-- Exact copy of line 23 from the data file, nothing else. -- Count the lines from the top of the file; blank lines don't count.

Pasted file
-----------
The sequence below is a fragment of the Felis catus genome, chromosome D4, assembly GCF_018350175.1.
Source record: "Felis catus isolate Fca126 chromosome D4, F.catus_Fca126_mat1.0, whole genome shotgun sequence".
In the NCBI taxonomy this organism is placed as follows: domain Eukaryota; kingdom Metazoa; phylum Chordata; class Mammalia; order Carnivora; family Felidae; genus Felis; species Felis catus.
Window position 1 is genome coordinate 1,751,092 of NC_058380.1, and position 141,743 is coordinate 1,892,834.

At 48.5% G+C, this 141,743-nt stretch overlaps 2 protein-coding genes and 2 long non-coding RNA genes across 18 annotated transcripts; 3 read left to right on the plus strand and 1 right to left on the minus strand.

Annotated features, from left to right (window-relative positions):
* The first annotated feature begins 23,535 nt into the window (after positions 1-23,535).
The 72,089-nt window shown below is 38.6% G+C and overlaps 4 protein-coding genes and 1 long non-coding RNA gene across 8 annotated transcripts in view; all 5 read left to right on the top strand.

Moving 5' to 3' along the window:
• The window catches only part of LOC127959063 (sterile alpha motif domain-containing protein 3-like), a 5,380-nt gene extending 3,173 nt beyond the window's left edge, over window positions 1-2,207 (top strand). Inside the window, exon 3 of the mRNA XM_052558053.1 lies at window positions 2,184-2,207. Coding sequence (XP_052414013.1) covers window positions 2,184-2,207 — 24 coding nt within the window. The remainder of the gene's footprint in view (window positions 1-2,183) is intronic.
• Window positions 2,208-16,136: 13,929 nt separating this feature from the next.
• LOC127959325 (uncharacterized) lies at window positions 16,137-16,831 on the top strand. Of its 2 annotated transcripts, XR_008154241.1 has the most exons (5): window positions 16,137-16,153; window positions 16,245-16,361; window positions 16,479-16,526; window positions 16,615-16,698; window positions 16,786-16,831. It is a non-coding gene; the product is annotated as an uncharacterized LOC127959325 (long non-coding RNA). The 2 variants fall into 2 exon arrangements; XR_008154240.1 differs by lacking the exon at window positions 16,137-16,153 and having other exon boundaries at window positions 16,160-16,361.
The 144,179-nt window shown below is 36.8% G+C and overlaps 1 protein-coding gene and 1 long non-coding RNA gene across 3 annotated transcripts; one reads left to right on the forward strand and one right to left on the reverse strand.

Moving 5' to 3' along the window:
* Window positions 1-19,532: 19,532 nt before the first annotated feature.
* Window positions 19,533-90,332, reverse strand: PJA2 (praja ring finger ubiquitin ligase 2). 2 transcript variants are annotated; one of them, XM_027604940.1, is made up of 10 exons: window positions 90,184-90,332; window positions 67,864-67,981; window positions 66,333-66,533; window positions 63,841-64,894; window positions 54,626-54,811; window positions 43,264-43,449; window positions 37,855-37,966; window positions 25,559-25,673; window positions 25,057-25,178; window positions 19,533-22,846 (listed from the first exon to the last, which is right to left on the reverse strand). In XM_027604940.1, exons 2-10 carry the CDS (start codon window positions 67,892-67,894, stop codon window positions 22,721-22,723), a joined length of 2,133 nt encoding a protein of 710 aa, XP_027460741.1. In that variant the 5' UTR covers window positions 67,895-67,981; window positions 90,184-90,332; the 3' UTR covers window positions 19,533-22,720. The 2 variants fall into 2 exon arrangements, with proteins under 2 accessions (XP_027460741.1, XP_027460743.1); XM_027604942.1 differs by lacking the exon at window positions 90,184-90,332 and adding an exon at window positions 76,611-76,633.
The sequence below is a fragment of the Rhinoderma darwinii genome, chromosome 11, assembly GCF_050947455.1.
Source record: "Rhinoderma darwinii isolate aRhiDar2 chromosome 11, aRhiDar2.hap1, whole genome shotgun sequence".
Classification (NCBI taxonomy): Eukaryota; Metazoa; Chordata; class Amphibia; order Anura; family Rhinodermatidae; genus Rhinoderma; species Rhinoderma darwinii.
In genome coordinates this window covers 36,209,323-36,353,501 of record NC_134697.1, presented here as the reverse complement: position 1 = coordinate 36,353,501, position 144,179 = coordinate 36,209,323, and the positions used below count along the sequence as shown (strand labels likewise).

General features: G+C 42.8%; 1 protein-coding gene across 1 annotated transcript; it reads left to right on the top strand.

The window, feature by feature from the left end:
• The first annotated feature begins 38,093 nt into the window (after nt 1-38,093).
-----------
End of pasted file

• The first annotated feature begins 38,093 nt into the window (after nt 1-38,093).